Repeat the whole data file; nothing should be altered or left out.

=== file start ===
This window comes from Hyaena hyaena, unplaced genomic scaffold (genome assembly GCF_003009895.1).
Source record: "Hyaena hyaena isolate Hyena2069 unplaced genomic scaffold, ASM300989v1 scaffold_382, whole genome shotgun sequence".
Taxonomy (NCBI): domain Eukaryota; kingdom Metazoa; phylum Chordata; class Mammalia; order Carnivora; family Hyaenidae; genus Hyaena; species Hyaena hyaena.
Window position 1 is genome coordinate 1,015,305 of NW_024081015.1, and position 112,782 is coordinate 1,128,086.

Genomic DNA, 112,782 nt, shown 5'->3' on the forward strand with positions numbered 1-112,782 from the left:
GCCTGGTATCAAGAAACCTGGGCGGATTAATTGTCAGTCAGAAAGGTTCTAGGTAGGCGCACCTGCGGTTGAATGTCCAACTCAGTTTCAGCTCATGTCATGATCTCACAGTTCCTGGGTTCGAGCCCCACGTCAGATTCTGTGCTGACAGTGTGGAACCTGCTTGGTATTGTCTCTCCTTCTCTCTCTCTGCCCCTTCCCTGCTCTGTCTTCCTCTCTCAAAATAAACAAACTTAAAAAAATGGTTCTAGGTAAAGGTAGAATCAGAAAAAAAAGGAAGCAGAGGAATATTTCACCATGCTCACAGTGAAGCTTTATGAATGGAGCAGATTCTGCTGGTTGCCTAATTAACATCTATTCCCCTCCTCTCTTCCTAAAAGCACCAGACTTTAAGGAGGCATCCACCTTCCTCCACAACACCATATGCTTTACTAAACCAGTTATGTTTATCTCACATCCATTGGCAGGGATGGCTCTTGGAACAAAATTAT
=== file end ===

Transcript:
This window comes from Hyaena hyaena, unplaced genomic scaffold (genome assembly GCF_003009895.1).
Source record: "Hyaena hyaena isolate Hyena2069 unplaced genomic scaffold, ASM300989v1 scaffold_382, whole genome shotgun sequence".
Taxonomy (NCBI): domain Eukaryota; kingdom Metazoa; phylum Chordata; class Mammalia; order Carnivora; family Hyaenidae; genus Hyaena; species Hyaena hyaena.
Window position 1 is genome coordinate 1,015,305 of NW_024081015.1, and position 112,782 is coordinate 1,128,086.

Genomic DNA, 112,782 nt, shown 5'->3' on the forward strand with positions numbered 1-112,782 from the left:
GCCTGGTATCAAGAAACCTGGGCGGATTAATTGTCAGTCAGAAAGGTTCTAGGTAGGCGCACCTGCGGTTGAATGTCCAACTCAGTTTCAGCTCATGTCATGATCTCACAGTTCCTGGGTTCGAGCCCCACGTCAGATTCTGTGCTGACAGTGTGGAACCTGCTTGGTATTGTCTCTCCTTCTCTCTCTCTGCCCCTTCCCTGCTCTGTCTTCCTCTCTCAAAATAAACAAACTTAAAAAAATGGTTCTAGGTAAAGGTAGAATCAGAAAAAAAAGGAAGCAGAGGAATATTTCACCATGCTCACAGTGAAGCTTTATGAATGGAGCAGATTCTGCTGGTTGCCTAATTAACATCTATTCCCCTCCTCTCTTCCTAAAAGCACCAGACTTTAAGGAGGCATCCACCTTCCTCCACAACACCATATGCTTTACTAAACCAGTTATGTTTATCTCACATCCATTGGCAGGGATGGCTCTTGGAACAAAATTAT